Forget Pokémon Go and all those heavy augmented reality apps. AR is coming to browsers, with Google Chrome leading the way. It gets even better: with the new WebXR technology, you can enjoy augmented reality even if your phone doesn’t officially support AR! How? Read our little guide to find out.
Ever wanted a pet lion?
In the past, if you searched “lion” on Google, you’d just get a list of text results. Next came YouTube videos about lions, news stories, and the Wikipedia entry on lions:
But if you thought that’s just about as far as Google can go, you’re wrong. If you use Chrome and a smartphone that supports AR, you’ll also see this in your search results:
Click on “View in 3D,” and watch a realistic 3D lion materialize in your room!
This is augmented reality in action: a virtual object is superimposed on real surroundings. Note that you don’t need to install any app for this to work. This is called WebAR – an augmented reality experience that works right in your browser. By the way, WebAR is Arzilla’s main specialty – we believe that augmented reality without apps is the future!
If you can see the animals, that means that you can access just about any WebAR experience out there, such as the excellent Lego Masters Builder, where you can get creative with an infinite number of Lego bricks.
Does my phone support AR?
If you didn’t see the “View in 3D” snippet when you searched for “lion,” it’s most likely because your phone doesn’t support ARCore yet. (Don’t worry, though. You can still access AR thanks to Google WebXR – read on!)
ARCore is Google‘s own software development kit (SDK) for building augmented reality apps and WebAR experiences. Its major rival is Apple’s augmented reality SDK for iOS, AR Kit.
Support for ARCore isn’t built into phones at the hardware level – rather, it’s a process of certification. Google verifies that the phone has a good enough camera, motion sensors, CPU, etc.
ARCore 1.0 was released more than two years ago. At first, it was supported mostly only by Google Pixel phones, but by now, most iPhones, as well as new Samsung, Huawei, OnePlus, LG, Asus, Oppo, and Xiaomi phones running Android 8.0 or higher allow you to view AR experiences created with AR Core.
You can find the full list of ARCore-compatible models here.
Now you know how to access hundreds of 3D AR experiences in Google Chrome on your AR-enabled smartphone. But what if your device isn’t ARCore-certified?
Several years from now, we might look back on April 7, 2020, as a key date in the history of technology. Why? Because that was the release date of Chrome 81, which has WebXR capabilities.
XR stands for “extended reality” – AR, VR, and MR (mixed reality) all at the same time. So when you don’t want to say or write out “VR, AR, and MR,” you can just say “XR.”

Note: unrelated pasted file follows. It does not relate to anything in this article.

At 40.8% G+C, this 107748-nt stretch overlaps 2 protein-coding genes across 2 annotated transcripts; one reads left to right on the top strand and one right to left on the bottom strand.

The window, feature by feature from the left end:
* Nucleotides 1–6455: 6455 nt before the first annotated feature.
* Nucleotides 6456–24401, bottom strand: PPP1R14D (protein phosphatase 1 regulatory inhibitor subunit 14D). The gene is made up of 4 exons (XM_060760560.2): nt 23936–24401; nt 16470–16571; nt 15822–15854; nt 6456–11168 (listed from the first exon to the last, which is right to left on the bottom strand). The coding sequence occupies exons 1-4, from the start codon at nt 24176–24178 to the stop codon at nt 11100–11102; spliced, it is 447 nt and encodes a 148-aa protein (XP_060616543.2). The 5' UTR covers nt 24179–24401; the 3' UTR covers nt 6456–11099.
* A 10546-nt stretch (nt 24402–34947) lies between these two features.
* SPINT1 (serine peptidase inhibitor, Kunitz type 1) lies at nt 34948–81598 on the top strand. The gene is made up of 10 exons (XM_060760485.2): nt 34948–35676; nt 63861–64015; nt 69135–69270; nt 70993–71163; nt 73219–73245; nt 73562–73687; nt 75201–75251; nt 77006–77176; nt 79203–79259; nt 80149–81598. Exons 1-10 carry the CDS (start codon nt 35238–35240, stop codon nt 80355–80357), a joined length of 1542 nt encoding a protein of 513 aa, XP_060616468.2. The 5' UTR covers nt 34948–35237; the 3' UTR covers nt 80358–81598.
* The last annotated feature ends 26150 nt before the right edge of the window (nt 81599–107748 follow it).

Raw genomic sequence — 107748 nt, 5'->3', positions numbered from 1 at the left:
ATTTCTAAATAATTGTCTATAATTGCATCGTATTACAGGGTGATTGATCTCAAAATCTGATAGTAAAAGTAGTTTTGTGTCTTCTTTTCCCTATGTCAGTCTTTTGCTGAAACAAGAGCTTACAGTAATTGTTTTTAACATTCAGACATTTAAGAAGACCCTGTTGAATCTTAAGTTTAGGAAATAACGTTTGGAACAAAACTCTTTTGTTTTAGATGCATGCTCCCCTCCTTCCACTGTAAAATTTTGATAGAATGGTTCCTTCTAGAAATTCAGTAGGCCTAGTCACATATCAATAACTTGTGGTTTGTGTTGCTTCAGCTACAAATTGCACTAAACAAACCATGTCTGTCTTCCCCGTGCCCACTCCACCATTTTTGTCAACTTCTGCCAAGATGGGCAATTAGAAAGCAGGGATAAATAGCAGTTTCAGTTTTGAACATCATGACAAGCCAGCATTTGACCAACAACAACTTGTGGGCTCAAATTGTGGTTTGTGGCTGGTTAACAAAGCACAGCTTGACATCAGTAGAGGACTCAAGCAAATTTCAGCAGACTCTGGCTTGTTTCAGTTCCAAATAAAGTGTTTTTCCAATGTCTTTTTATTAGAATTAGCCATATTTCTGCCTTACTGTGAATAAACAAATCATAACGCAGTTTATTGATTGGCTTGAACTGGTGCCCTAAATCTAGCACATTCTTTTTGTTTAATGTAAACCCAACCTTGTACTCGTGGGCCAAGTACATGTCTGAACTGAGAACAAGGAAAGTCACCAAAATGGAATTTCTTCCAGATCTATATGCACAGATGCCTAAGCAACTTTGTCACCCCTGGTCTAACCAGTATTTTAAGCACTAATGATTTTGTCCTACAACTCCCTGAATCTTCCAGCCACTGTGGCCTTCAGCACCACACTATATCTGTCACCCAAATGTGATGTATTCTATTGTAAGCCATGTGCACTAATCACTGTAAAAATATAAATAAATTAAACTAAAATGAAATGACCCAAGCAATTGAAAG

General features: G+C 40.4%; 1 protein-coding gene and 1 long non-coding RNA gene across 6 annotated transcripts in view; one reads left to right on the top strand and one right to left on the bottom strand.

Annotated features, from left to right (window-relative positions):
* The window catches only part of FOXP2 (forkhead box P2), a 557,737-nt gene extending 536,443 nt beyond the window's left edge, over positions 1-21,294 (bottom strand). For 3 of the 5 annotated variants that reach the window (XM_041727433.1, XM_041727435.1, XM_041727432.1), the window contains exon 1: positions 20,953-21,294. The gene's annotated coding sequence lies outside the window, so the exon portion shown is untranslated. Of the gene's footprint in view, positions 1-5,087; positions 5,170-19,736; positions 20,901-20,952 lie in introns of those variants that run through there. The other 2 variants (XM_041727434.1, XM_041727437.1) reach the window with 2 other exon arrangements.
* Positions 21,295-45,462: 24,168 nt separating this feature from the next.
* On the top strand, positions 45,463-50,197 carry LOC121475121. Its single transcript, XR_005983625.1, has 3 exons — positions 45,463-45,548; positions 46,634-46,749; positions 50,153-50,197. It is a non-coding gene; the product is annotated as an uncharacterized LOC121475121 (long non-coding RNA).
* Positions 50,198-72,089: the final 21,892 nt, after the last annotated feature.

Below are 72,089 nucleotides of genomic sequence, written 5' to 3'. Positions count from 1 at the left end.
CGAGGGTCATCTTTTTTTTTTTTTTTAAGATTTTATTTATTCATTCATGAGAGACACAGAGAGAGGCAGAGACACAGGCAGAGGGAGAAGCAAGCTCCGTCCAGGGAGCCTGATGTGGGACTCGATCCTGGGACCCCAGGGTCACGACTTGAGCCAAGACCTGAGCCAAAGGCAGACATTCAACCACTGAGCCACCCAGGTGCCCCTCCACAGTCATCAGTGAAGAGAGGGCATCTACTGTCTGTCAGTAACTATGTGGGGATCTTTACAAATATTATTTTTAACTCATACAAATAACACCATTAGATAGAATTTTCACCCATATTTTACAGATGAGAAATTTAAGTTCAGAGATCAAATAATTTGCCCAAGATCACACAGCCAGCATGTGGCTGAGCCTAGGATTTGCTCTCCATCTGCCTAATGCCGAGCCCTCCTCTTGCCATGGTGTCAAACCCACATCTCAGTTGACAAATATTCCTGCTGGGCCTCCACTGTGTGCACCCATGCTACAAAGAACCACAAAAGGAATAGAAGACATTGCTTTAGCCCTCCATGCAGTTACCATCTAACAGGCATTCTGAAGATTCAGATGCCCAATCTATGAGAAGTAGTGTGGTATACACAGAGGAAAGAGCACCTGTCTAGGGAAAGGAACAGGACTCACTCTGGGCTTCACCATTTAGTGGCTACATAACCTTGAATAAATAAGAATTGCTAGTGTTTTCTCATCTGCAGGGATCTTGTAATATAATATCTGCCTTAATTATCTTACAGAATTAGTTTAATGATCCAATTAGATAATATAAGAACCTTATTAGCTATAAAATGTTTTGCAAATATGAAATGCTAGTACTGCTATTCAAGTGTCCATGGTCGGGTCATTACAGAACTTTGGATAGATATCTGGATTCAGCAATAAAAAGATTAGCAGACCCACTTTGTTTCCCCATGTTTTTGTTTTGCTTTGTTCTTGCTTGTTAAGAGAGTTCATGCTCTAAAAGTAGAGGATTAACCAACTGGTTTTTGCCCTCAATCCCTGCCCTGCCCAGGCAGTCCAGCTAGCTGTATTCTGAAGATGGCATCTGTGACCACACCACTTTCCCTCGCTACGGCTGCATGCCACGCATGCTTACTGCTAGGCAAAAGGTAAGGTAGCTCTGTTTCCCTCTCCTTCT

For the first time, WebAR has become accessible to users on all mobile devices – even those that don’t support AR by default.
Google initially started with virtual reality, but now, thousands of developers are already using its WebVR programming interface to build VR experiences. But all VR apps require a device, such as Google Cardboard or Oculus Rift. That’s a major obstacle for many mobile users. Even though a Google Cardboard costs only $10, it’s not something you would carry around with you all the time, right?
Web-based AR is a completely different story. You don’t need to wear goggles or download an app. All you need is a smartphone with a rear camera and the latest version of Chrome installed – as well as, of course, an experience built with the WebXR API.
The downside of WebXR: we need more experiences
Being able to enjoy AR technology on any smartphone is an amazing advance. The only thing we’re lacking now is the actual experiences.
WebXR is still a very new interface, so it will take several months before developers start to seriously build experiences with it. Google stresses that the API is essentially the same as WebVR, so any augmented reality developer who already knows how to build a VR app with Google’s SDK can jump into AR right away.
We at ARzilla are definitely going to work with this amazing new interface. Hopefully, in a few months, we’ll have dozens of experiences to share with you. For now, you can get a taste of this “augmented reality for the masses” with two sample experiments by the Immersive Web Working Group:
– Hit Test – makes sunflowers grow out of any surface.
– Immersive AR Session – allows you to visualize a model of the Solar System wherever you are.
Let us stress this once again: if you have a phone that is ARCore-compatible from the get-go, you can use Chrome to view WebAR experiences created on other platforms as well, not just WebXR. But if your device isn’t certified for ARCore, you’re limited to those made with WebXR.
Where all this could lead
It might seem like the development of AR functionality in Chrome is moving in baby steps. But in a couple of years, you could be using augmented reality in your browser for just about anything:
– Choosing dishes in a restaurant using 3D AR models that spring right out of the menu
– Fixing your car or computer following instructions that appear on the phone screen
– Examining sculptures or historical artifacts in AR in the classroom or a museum
– Learning about planets or the human body with AR
– And so much more!
We are super excited about augmented reality in Google Chrome. But we’re also worried, because most people still don’t know what it is! You can help us spread AR around the world by sharing this post with your friends: Let them know that they can experience AR right here, right now, right in their Chrome window!